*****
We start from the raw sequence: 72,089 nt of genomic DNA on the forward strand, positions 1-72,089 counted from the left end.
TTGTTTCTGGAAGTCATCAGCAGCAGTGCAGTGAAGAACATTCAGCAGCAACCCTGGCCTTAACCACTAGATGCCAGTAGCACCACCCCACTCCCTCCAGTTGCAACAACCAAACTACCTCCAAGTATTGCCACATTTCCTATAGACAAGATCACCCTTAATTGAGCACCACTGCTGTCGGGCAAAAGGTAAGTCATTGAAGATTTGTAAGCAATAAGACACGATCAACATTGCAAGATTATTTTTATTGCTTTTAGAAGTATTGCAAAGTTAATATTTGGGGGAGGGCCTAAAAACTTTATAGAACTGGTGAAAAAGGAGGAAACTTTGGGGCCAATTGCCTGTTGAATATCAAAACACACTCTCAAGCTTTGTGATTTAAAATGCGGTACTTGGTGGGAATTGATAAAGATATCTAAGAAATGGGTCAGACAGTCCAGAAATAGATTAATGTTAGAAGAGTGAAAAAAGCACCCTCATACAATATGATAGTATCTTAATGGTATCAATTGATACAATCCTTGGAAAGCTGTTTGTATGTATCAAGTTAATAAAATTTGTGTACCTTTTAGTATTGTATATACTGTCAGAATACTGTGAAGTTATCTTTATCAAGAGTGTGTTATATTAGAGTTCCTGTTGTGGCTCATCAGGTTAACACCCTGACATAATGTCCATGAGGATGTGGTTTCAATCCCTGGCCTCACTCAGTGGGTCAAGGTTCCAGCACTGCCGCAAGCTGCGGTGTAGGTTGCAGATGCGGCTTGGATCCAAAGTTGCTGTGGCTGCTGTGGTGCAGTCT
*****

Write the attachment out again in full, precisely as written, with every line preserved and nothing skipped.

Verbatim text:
We start from the raw sequence: 72,089 nt of genomic DNA on the forward strand, positions 1-72,089 counted from the left end.
TTGTTTCTGGAAGTCATCAGCAGCAGTGCAGTGAAGAACATTCAGCAGCAACCCTGGCCTTAACCACTAGATGCCAGTAGCACCACCCCACTCCCTCCAGTTGCAACAACCAAACTACCTCCAAGTATTGCCACATTTCCTATAGACAAGATCACCCTTAATTGAGCACCACTGCTGTCGGGCAAAAGGTAAGTCATTGAAGATTTGTAAGCAATAAGACACGATCAACATTGCAAGATTATTTTTATTGCTTTTAGAAGTATTGCAAAGTTAATATTTGGGGGAGGGCCTAAAAACTTTATAGAACTGGTGAAAAAGGAGGAAACTTTGGGGCCAATTGCCTGTTGAATATCAAAACACACTCTCAAGCTTTGTGATTTAAAATGCGGTACTTGGTGGGAATTGATAAAGATATCTAAGAAATGGGTCAGACAGTCCAGAAATAGATTAATGTTAGAAGAGTGAAAAAAGCACCCTCATACAATATGATAGTATCTTAATGGTATCAATTGATACAATCCTTGGAAAGCTGTTTGTATGTATCAAGTTAATAAAATTTGTGTACCTTTTAGTATTGTATATACTGTCAGAATACTGTGAAGTTATCTTTATCAAGAGTGTGTTATATTAGAGTTCCTGTTGTGGCTCATCAGGTTAACACCCTGACATAATGTCCATGAGGATGTGGTTTCAATCCCTGGCCTCACTCAGTGGGTCAAGGTTCCAGCACTGCCGCAAGCTGCGGTGTAGGTTGCAGATGCGGCTTGGATCCAAAGTTGCTGTGGCTGCTGTGGTGCAGTCT